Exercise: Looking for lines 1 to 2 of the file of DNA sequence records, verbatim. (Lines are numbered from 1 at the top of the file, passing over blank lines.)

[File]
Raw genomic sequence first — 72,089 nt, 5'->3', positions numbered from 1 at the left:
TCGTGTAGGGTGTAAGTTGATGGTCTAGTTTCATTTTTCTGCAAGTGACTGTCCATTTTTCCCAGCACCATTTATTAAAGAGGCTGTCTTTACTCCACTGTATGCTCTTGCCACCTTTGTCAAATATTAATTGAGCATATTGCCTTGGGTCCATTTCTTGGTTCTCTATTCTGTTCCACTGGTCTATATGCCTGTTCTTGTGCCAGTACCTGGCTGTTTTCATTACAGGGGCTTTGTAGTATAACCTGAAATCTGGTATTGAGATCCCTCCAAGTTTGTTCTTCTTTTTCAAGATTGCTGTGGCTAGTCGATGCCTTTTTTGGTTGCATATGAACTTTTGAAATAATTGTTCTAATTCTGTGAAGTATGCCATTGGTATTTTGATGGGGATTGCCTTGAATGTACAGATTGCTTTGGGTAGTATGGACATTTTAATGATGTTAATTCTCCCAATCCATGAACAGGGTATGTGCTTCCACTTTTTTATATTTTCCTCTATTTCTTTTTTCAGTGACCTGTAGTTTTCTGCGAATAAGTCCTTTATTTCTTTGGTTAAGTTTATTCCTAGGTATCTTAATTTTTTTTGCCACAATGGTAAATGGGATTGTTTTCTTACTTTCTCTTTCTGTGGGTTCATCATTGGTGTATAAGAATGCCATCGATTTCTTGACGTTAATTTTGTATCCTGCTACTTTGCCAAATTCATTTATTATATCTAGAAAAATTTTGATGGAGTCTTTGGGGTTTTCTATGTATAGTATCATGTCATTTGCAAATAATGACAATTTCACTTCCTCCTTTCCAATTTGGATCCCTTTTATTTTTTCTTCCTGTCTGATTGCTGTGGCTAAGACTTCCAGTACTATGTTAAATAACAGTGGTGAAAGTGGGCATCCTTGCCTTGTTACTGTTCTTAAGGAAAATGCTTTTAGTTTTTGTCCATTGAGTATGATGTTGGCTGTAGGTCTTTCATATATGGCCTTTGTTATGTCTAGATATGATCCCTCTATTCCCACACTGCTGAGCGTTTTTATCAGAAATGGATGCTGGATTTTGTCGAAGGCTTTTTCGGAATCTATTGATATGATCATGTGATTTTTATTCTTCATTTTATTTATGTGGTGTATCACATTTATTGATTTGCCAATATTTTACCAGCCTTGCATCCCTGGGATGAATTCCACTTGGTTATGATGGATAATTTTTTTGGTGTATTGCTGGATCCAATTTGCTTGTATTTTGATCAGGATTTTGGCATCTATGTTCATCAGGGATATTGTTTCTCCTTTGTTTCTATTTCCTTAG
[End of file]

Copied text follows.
Raw genomic sequence first — 72,089 nt, 5'->3', positions numbered from 1 at the left:
TCGTGTAGGGTGTAAGTTGATGGTCTAGTTTCATTTTTCTGCAAGTGACTGTCCATTTTTCCCAGCACCATTTATTAAAGAGGCTGTCTTTACTCCACTGTATGCTCTTGCCACCTTTGTCAAATATTAATTGAGCATATTGCCTTGGGTCCATTTCTTGGTTCTCTATTCTGTTCCACTGGTCTATATGCCTGTTCTTGTGCCAGTACCTGGCTGTTTTCATTACAGGGGCTTTGTAGTATAACCTGAAATCTGGTATTGAGATCCCTCCAAGTTTGTTCTTCTTTTTCAAGATTGCTGTGGCTAGTCGATGCCTTTTTTGGTTGCATATGAACTTTTGAAATAATTGTTCTAATTCTGTGAAGTATGCCATTGGTATTTTGATGGGGATTGCCTTGAATGTACAGATTGCTTTGGGTAGTATGGACATTTTAATGATGTTAATTCTCCCAATCCATGAACAGGGTATGTGCTTCCACTTTTTTATATTTTCCTCTATTTCTTTTTTCAGTGACCTGTAGTTTTCTGCGAATAAGTCCTTTATTTCTTTGGTTAAGTTTATTCCTAGGTATCTTAATTTTTTTTGCCACAATGGTAAATGGGATTGTTTTCTTACTTTCTCTTTCTGTGGGTTCATCATTGGTGTATAAGAATGCCATCGATTTCTTGACGTTAATTTTGTATCCTGCTACTTTGCCAAATTCATTTATTATATCTAGAAAAATTTTGATGGAGTCTTTGGGGTTTTCTATGTATAGTATCATGTCATTTGCAAATAATGACAATTTCACTTCCTCCTTTCCAATTTGGATCCCTTTTATTTTTTCTTCCTGTCTGATTGCTGTGGCTAAGACTTCCAGTACTATGTTAAATAACAGTGGTGAAAGTGGGCATCCTTGCCTTGTTACTGTTCTTAAGGAAAATGCTTTTAGTTTTTGTCCATTGAGTATGATGTTGGCTGTAGGTCTTTCATATATGGCCTTTGTTATGTCTAGATATGATCCCTCTATTCCCACACTGCTGAGCGTTTTTATCAGAAATGGATGCTGGATTTTGTCGAAGGCTTTTTCGGAATCTATTGATATGATCATGTGATTTTTATTCTTCATTTTATTTATGTGGTGTATCACATTTATTGATTTGCCAATATTTTACCAGCCTTGCATCCCTGGGATGAATTCCACTTGGTTATGATGGATAATTTTTTTGGTGTATTGCTGGATCCAATTTGCTTGTATTTTGATCAGGATTTTGGCATCTATGTTCATCAGGGATATTGTTTCTCCTTTGTTTCTATTTCCTTAG